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Christians in Nicaragua detained and killed as ‘enemies of the regime’

Nicaragua’s president has ordered a UN Commission to leave the country after it criticized the government for human rights abuses committed during its clampdown on anti-government protestors.

In its report, the UN Commission for Human Rights “called on the government to stop the persecution of protestors and disarm masked gangs who it alleges are responsible for killings and arbitrary detentions… It also described the torture and use of excessive force used during interviews with victims and local human rights groups”, during months of anti-government protests, reported the BBC.

The government denied the allegations, saying the report was biased, but following the expulsion of the UN team anti-government protestors took to the streets again. At least three more people were injured in the clashes with pro-government forces.

Protestors have called for President Daniel Ortega, a former Marxist guerrilla – now in his third term in office – to step down and announce an early election.

Forms of repression

Since April more than 300 people have been killed and more than 2,000 injured in clashes between police and pro-government militias. “More than 1,200 people were arrested or have disappeared with some charged with serious crimes, including terrorism,” reported Aljazeera.

On August 23, the bodies of three men were found in Mozonte, north of the capital Managua. Police claimed the men were all members of a gang and the violence was crime-related.

However, an ABC local News affiliate identified one of the men as pastor Justo Emilio Rodiguez Moncada, 35, of the evangelical Camino de Santidad church in Managua. The men were found with hands and feet tied and bullets in their head, making it look like an execution. Relatives say that the authorities only try to cover up the atrocities of the regime.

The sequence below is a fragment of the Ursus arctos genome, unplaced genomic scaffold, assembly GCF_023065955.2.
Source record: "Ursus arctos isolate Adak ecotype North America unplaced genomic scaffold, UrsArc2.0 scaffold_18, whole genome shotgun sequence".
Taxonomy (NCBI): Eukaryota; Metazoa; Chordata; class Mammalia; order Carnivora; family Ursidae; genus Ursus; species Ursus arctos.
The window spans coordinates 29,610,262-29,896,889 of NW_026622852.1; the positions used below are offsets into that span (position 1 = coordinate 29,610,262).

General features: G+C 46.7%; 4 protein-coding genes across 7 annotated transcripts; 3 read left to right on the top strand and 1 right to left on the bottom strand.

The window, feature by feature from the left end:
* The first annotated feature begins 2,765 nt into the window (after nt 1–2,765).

Rights groups have highlighted the “excessive use of force by the security forces of the State” and armed third persons and that the government used a “systematic ‘shoot-to-kill policy” in its crackdown.

Other forms of repression include arbitrary detentions, assassinations and even the monitoring of religious activities by infiltrators,” according to Rossana Ramirez, an analyst with Open Doors’ World Watch Research unit.

In mid August the legal advisor of the Episcopal Conference of Nicaragua, Carlos Cárdenas, was forcefully taken from his home on the outskirts of Managua by a group of hooded men while they threatened to kill his 10-year-old daughter, reported Periodistadigital.

The Episcopal Conference has been acting as a mediator in the national dialogue to end the conflict between the government of President Ortega and the opposition. However, talks were suspended in June because of a lack of progress.

Cárdenas was arrested with five other men on charges of “committing acts of terrorism in the context of the protests against the Government,” according to the news site.

 

‘Coup plotters’

While Church leaders have been trying to broker peace, the Church in Nicaragua has also criticized the government, denouncing its totalitarianism, corruption and the crimes it is committing against humanity, said Ramirez.

“Churches have been playing an important role in the protests, providing shelter and medical help, as well as using church bells to warn of any impending attacks by paramilitary groups and government supporters,” Ramirez said.

That is why “the government has labeled Christian leaders ‘coup plotters’ and ‘enemies of the regime’… and why churches, church leaders and even bishops have been targeted as though they were terrorists,” she explained.

In June a group armed with machetes attacked the headquarters of the Diocese of Matagalpa in central Nicaragua.

A few weeks later, three Catholic Church leaders were physically and verbally assaulted at the Basilica of San Sebastian in Diriamba when they visited victims of violence suffered at the hands of the police, paramilitary forces and government supporters.

Evangelicals have taken a different approach according to an evangelical pastor from the city of Masaya.

“Many evangelical churches were reluctant to take on such a prominent political role and instead prayed and fasted behind the scenes. Churches also distributed food, water and counseled families who were affected by the violence,” he told CBN News.

CBN News withheld the pastor’s identity and the name of his church for security reasons.

“I live in a neighborhood where police and other forces have been going door-to-door and arresting young people,” the pastor told CBN News. “There are so many people missing that we fear they could be dead.”

He described an incident several days ago when throngs of police came marching down his street.

“I was under the bed with my wife and daughter, who is handicapped. It was terrifying for us,” he recalled.

According to Ramirez, they and other religious minorities have been threatened too. “In fact, no citizen or religious denomination is safe from attack now that paramilitary groups have publicly threatened to ‘blow the head off’ anyone protesting against the president,” she said.

— by World Watch Monitor

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